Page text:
“I would say there’s 10 in the entire state,” he said, adding that most Type B corporations focus on revitalizing their downtown areas, parks, and making street improvements. “Palestine ... they’re Type B now and they’re just doing downtown stuff.”

According to Odom, with the money the university brings in to the city, the CEDC should focus on improving quality of life so the money made at the university stays in the city.

“We’ve already got jobs, but that money’s leaving town,” he said. “$23 million a year leave town just for meals eating out.”

Schwab said the city would need to balance the money brought in from the quality of life improvements with the loss of Covidien and Zurn.

“Will that mitigate the loss of a Covidien or Zurn or anything else?” he said. “That’s the question you’ve got to ask yourself.”

Bonnie Hunter, executive director of the CEDC, said the corporation is trying hard to fill the void from Zurn and Covidien.

“Since I’ve been here, we have started trying to market ourselves,” she said, speaking about recently joining a regional EDC group. “In the month of May alone, we had four site visits to Commerce. They have not made any decisions yet.”

Hunter said the CEDC should stay as a Type A and keep advertising to industrial corporations.

“There is that company out there,” she said. “There’s going to be several companies. It’s just a matter of keep trucking at it and we’re going to get them.”

The CEDC recently purchased the old Chogie building off of Highway 11. Dale Stotts, president of the CEDC, said they have already had two companies visit, and he thinks the extra building is another tool in the chest for the CEDC.

“It’s tools we have and it’s tools we’re utilizing; and I think we’re going to see some good results,” he said. “It’s a feather in Bonnie’s hat and she’s worked very hard.”

According to Quay Throgmorton, the CEDC needs to broaden its horizon in bringing companies to Commerce.

“We’ve tried this for 20 years and I think it’s time that we have an option to spend money on B projects,” he said.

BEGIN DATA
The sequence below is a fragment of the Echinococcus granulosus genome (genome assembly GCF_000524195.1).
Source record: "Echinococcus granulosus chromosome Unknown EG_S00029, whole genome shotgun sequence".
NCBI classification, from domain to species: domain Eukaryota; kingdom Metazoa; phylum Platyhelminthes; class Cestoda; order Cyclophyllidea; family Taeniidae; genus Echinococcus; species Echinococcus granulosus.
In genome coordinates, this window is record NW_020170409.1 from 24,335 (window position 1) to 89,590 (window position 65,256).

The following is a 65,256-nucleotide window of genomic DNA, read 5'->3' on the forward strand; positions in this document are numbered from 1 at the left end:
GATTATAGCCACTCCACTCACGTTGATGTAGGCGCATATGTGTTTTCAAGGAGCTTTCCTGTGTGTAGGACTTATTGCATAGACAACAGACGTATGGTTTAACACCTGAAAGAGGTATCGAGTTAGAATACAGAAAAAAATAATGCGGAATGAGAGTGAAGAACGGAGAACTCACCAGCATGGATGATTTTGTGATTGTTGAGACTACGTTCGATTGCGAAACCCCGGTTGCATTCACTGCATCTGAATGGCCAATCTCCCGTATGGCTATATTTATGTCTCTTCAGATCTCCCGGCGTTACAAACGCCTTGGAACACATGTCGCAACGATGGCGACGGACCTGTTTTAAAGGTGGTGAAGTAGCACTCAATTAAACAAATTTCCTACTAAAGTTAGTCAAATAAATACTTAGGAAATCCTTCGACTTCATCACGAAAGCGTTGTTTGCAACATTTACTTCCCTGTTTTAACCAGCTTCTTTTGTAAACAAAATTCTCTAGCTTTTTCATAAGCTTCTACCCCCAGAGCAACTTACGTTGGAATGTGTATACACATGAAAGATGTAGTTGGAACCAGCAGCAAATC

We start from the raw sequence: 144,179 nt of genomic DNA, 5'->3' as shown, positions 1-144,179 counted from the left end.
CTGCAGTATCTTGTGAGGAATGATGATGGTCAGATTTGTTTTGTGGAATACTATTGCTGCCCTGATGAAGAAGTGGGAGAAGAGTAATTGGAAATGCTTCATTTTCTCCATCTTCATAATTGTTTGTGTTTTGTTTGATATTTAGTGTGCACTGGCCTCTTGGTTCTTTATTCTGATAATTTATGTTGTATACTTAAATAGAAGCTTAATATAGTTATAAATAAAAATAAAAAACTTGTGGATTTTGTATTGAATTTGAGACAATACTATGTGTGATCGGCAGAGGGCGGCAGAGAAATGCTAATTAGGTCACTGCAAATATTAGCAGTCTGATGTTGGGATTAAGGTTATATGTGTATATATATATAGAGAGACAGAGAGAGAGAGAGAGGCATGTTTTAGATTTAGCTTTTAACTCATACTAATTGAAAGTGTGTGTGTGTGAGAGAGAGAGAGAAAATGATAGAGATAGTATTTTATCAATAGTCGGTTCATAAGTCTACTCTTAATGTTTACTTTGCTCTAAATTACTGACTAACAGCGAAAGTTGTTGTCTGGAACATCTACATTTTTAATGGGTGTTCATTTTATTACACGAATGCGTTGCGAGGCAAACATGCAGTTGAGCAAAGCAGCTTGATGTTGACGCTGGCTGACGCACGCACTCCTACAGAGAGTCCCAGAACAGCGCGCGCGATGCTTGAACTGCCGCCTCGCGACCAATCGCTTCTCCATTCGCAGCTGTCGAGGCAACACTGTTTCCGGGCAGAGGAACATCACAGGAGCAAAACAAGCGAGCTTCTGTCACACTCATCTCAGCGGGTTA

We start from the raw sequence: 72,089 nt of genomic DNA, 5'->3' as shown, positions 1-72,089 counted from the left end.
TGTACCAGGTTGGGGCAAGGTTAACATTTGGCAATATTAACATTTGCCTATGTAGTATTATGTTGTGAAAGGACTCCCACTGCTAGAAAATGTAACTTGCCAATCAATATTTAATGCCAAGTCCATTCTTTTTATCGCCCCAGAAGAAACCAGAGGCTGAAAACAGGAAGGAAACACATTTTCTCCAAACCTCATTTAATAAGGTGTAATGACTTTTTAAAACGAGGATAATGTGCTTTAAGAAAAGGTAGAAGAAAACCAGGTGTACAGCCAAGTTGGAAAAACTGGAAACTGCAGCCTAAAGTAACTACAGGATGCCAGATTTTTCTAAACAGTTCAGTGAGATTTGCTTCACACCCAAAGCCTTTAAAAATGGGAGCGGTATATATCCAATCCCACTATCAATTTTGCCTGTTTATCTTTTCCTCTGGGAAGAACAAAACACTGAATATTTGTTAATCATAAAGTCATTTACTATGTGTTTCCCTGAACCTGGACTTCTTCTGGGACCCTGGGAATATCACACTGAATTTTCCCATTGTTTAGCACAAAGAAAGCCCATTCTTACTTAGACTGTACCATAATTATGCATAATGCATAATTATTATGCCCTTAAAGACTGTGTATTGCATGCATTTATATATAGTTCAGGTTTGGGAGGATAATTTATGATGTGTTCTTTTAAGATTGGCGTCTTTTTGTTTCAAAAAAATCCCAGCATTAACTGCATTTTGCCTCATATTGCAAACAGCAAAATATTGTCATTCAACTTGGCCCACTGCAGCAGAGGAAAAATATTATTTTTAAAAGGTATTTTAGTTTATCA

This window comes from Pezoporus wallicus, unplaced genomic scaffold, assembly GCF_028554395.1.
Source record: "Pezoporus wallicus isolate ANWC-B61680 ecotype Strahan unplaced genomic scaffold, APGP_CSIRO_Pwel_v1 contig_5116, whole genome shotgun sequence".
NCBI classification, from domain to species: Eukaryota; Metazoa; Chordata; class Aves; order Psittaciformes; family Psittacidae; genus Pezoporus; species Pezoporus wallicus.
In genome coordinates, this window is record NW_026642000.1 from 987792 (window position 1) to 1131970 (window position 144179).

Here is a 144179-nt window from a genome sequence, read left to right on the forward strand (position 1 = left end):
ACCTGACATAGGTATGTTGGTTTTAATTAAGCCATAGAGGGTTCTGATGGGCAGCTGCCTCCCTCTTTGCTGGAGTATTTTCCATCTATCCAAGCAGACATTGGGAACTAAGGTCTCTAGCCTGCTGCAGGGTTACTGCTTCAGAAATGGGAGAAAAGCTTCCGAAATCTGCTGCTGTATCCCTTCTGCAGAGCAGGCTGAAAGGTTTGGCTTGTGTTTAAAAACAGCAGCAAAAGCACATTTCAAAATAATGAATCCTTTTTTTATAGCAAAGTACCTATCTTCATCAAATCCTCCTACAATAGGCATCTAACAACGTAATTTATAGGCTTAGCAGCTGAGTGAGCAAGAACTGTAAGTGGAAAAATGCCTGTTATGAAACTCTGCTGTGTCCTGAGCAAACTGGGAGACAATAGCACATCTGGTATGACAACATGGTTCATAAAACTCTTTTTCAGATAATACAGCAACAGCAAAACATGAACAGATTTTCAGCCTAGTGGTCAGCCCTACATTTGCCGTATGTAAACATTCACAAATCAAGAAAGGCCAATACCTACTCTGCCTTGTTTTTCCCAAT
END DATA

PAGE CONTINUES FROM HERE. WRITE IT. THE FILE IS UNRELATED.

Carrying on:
Derek Price, a resident of Commerce, said although everyone wants to see Commerce thrive, something needs to change in order for it to happen.

“The direction we’ve been on with 4A only — if you look at the city as a whole — we’ve got an empty downtown, we’ve got major employers leaving, we’ve got professors driving far out of their way to avoid living in this area,” he said. “We need to change the direction. If changing direction is not going 4B, what are some other options we can look at?”

Throgmorton said companies competing for Type B incentives would have to play by the same rules as companies competing for Type A incentives.

“Before you give money to a restaurant opening, is it going to have a positive impact on this town?” he said. “They have to be just as forthcoming and create improvement and better quality of life before you open up your check book to anybody.”

Jenna Hill, a board member of the CEDC, had a question about downtown businesses for Throgmorton.

“Quay, did you not have a dress shop downtown or your wife have a dress shop downtown? How did that go for her?” she said.

“It went out of business,” Throgmorton said.

Throgmorton said he doesn’t see why the CEDC board is opposed to becoming a Type B corporation.

“I just don’t understand why as a board you would not want the option of spending money on 4B projects. And that’s all it is, an option,” he said. “Let’s have an option to do something different.”